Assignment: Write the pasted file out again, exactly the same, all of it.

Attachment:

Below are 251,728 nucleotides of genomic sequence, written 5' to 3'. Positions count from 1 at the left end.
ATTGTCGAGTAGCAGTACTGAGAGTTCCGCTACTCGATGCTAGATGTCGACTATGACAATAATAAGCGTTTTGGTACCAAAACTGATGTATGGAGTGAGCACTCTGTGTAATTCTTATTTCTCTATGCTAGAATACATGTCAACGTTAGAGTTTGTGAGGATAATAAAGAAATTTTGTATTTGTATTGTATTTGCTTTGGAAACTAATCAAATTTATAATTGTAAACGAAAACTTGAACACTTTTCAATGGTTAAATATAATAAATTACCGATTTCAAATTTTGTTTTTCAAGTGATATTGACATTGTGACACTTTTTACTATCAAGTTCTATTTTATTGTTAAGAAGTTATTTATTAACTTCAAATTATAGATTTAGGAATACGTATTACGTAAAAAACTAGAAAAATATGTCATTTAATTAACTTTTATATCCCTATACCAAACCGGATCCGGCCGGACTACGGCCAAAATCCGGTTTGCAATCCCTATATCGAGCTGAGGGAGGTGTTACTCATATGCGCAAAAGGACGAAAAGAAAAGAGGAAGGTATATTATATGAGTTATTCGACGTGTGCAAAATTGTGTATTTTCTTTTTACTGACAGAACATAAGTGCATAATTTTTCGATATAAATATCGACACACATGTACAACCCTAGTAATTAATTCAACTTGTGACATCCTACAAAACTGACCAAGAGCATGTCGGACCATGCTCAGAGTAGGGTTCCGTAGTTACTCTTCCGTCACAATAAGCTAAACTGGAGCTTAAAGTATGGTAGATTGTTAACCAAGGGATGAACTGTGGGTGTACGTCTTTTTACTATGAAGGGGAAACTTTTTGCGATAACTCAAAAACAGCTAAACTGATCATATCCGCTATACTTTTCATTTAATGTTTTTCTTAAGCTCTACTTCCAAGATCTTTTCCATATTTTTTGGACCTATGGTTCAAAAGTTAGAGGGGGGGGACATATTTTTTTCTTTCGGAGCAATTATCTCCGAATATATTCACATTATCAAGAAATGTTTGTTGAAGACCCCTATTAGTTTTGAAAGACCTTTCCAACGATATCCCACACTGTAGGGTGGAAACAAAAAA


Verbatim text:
Below are 251,728 nucleotides of genomic sequence, written 5' to 3'. Positions count from 1 at the left end.
ATTGTCGAGTAGCAGTACTGAGAGTTCCGCTACTCGATGCTAGATGTCGACTATGACAATAATAAGCGTTTTGGTACCAAAACTGATGTATGGAGTGAGCACTCTGTGTAATTCTTATTTCTCTATGCTAGAATACATGTCAACGTTAGAGTTTGTGAGGATAATAAAGAAATTTTGTATTTGTATTGTATTTGCTTTGGAAACTAATCAAATTTATAATTGTAAACGAAAACTTGAACACTTTTCAATGGTTAAATATAATAAATTACCGATTTCAAATTTTGTTTTTCAAGTGATATTGACATTGTGACACTTTTTACTATCAAGTTCTATTTTATTGTTAAGAAGTTATTTATTAACTTCAAATTATAGATTTAGGAATACGTATTACGTAAAAAACTAGAAAAATATGTCATTTAATTAACTTTTATATCCCTATACCAAACCGGATCCGGCCGGACTACGGCCAAAATCCGGTTTGCAATCCCTATATCGAGCTGAGGGAGGTGTTACTCATATGCGCAAAAGGACGAAAAGAAAAGAGGAAGGTATATTATATGAGTTATTCGACGTGTGCAAAATTGTGTATTTTCTTTTTACTGACAGAACATAAGTGCATAATTTTTCGATATAAATATCGACACACATGTACAACCCTAGTAATTAATTCAACTTGTGACATCCTACAAAACTGACCAAGAGCATGTCGGACCATGCTCAGAGTAGGGTTCCGTAGTTACTCTTCCGTCACAATAAGCTAAACTGGAGCTTAAAGTATGGTAGATTGTTAACCAAGGGATGAACTGTGGGTGTACGTCTTTTTACTATGAAGGGGAAACTTTTTGCGATAACTCAAAAACAGCTAAACTGATCATATCCGCTATACTTTTCATTTAATGTTTTTCTTAAGCTCTACTTCCAAGATCTTTTCCATATTTTTTGGACCTATGGTTCAAAAGTTAGAGGGGGGGGACATATTTTTTTCTTTCGGAGCAATTATCTCCGAATATATTCACATTATCAAGAAATGTTTGTTGAAGACCCCTATTAGTTTTGAAAGACCTTTCCAACGATATCCCACACTGTAGGGTGGAAACAAAAAA